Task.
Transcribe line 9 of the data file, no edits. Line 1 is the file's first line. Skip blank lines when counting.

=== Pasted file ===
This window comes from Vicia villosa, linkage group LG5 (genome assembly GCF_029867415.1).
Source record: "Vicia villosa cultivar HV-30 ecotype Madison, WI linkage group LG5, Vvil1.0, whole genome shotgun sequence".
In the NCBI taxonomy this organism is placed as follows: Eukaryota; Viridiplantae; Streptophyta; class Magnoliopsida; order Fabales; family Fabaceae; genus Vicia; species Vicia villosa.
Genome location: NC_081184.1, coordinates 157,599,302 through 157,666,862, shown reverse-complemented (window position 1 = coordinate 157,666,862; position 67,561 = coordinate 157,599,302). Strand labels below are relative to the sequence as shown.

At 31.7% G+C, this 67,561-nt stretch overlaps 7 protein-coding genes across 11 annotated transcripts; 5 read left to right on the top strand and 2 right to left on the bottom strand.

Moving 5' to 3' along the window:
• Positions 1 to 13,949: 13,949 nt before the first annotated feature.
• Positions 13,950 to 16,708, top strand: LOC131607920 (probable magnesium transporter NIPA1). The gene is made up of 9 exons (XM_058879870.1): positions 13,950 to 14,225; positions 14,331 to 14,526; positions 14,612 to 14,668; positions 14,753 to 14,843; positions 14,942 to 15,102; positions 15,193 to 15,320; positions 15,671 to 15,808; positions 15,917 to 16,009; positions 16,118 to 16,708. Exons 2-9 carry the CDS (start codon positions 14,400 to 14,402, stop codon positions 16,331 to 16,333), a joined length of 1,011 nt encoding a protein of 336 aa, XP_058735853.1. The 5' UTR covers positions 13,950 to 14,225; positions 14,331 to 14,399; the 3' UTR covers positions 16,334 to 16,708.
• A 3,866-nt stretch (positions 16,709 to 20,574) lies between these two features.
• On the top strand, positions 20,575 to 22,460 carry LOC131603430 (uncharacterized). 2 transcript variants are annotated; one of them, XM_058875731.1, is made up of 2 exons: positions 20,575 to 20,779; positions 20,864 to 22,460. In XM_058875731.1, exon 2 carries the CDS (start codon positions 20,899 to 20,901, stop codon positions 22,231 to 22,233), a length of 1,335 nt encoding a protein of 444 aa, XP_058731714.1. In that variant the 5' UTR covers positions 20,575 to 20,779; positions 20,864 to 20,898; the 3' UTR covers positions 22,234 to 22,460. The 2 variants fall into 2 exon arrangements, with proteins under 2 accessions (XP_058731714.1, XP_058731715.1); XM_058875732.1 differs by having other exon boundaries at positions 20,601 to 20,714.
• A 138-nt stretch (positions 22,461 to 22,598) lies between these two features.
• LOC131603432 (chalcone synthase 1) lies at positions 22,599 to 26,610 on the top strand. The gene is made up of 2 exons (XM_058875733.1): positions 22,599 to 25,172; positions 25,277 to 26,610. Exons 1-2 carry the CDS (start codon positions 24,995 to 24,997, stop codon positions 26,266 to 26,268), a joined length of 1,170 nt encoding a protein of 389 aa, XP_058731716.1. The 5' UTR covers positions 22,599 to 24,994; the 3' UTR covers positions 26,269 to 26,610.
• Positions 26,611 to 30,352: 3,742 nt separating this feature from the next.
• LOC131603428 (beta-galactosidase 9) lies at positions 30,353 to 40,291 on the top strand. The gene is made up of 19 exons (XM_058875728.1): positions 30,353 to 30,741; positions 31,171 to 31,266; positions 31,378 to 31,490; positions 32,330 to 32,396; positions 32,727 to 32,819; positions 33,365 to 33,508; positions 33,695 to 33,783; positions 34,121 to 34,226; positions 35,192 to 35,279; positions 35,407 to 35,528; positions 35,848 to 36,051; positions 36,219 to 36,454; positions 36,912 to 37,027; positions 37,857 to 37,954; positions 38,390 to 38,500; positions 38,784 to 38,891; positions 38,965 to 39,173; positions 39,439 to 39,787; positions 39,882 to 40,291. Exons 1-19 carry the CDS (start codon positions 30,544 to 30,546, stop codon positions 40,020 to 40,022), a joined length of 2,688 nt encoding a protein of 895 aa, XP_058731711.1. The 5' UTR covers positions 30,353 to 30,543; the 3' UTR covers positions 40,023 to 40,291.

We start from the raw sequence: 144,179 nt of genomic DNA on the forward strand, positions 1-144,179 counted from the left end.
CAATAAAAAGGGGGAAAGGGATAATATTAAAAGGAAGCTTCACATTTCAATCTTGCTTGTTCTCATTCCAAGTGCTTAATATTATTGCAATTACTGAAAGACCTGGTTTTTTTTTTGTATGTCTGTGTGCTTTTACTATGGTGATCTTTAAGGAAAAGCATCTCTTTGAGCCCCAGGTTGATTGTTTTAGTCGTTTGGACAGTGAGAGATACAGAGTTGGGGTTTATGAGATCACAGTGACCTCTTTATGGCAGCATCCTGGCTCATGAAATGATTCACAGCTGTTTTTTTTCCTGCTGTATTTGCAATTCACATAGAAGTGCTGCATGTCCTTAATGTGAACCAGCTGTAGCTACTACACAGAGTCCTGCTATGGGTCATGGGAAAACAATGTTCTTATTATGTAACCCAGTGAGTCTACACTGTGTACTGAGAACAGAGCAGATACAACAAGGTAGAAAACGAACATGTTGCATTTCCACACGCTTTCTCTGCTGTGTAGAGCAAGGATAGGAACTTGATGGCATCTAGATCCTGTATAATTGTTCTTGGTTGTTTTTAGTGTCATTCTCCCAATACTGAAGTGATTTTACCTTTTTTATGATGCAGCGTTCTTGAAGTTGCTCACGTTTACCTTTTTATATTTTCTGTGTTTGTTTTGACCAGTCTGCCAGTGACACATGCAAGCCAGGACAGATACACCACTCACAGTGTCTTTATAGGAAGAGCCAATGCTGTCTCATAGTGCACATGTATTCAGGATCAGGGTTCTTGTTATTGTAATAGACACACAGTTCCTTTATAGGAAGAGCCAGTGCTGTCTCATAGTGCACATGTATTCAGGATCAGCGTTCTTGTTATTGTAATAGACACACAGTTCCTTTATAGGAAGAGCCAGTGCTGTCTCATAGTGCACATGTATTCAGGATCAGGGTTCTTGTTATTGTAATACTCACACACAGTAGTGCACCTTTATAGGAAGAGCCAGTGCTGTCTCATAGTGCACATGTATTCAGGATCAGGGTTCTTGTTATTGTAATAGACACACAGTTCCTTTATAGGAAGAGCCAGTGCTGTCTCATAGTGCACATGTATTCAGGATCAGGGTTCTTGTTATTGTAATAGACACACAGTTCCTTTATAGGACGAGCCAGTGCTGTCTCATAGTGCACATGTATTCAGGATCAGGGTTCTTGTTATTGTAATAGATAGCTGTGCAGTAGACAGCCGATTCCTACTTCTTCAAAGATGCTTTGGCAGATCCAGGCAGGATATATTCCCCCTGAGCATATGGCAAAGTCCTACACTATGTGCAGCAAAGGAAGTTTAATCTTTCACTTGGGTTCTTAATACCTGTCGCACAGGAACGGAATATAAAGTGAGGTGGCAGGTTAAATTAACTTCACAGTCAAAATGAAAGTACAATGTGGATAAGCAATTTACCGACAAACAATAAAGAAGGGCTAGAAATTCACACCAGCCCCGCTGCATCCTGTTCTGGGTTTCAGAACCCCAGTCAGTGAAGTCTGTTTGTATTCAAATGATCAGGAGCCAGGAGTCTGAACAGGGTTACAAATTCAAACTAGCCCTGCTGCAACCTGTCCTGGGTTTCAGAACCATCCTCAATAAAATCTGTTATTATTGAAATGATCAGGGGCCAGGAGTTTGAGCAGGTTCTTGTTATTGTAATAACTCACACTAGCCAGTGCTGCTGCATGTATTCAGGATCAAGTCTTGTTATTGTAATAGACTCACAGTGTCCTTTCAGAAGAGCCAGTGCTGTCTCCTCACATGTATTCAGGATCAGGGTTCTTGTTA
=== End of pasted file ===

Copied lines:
• A 3,866-nt stretch (positions 16,709 to 20,574) lies between these two features.